Earlier I said that this peculiar nation of ours, in most things important, acts from instinct and sentiment. She has always tried to guard her continuities. If to do so is unfashionable, her leaders pay unfailing lip-service to the pressures of the moment, but in practice they seek to guard the continuities. Why else was there such a soul-searching over the ditching of the Red Ensign in favour of a distinctive national flag? Why else does Quebec insist upon the maintenance of her French culture? Our instinct — perhaps in the insanity of the post-war years our reason goes along with it – tells us that the only “unity” worth having is one which will permit the greatest possible variety of individual and collective differences, that the individual will have a chance only if he is given priority over the vast, impersonal state. The world today is on a psychic hinge, and the young generation, confused though it is, everywhere recognizes that the challenge it faces in the Age of Affluence is not a material but a spiritual one. Flesh and blood against the abstraction; genuine human needs against the needs of the super-organization (emphasis mine).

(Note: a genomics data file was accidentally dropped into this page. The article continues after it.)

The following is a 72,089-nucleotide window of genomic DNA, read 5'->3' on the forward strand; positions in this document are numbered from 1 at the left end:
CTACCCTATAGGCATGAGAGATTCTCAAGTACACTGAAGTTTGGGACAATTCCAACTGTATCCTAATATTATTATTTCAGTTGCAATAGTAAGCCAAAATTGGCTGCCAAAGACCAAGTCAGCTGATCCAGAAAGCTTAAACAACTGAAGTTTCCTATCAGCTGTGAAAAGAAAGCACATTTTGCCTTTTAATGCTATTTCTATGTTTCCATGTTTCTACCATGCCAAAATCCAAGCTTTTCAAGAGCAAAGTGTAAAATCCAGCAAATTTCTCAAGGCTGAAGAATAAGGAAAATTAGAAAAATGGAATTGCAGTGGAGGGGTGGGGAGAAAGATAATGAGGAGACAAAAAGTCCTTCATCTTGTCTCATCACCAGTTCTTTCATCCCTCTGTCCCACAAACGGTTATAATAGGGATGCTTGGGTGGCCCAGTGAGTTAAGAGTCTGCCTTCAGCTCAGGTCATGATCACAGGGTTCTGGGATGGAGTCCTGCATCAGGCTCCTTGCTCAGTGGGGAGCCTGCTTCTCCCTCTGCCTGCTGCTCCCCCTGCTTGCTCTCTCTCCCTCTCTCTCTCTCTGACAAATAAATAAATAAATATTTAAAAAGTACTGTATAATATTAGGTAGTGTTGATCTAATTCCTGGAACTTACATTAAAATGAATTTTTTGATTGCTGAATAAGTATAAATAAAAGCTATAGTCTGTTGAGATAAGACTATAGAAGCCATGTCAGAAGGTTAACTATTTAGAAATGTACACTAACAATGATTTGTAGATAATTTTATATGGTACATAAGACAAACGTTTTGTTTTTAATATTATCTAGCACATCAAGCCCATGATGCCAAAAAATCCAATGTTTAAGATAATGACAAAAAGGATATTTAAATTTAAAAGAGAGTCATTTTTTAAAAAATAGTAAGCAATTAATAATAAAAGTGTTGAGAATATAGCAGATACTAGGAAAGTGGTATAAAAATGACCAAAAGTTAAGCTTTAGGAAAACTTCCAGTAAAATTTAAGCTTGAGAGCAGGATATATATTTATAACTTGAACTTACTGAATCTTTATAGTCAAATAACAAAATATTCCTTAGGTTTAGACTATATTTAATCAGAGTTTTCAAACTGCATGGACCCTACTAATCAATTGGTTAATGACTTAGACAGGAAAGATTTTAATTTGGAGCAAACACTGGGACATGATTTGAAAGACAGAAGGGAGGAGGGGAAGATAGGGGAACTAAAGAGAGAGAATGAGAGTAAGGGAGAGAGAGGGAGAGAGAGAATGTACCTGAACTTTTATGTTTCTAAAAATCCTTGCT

No matter the source of our nationhood, no matter our past, this we must all recognize. We need both solidarity and subsidiarity. The State exists for man, and not man for the State. The State does not trump the needs of the little ones, but exists to serve them. Serve them, in justice, according to their rights, according to mercy, and without robbing Peter to pay Paul.
Ideals are easy to express and hard to achieve. The ideals of America’s Founding Fathers are good ideals. I’m willing to seek the unity we need to strive after these ideals.
All this to say, amongst all these thoughts of mine, there are characters, a plot, and a novel lurking.
Update: One thought I had since posting this is that the Declaration of Independence itself claims that the Americans sought a peaceful solution, repeatedly. Unity first, but when all solutions fail, necessary division? Was it, in fact, necessary? (I tend to think that the grievances against George III were a wee bit exaggerated – I’m sure a historian or two could weigh in on that.) I really don’t know, and it gives me more food for thought.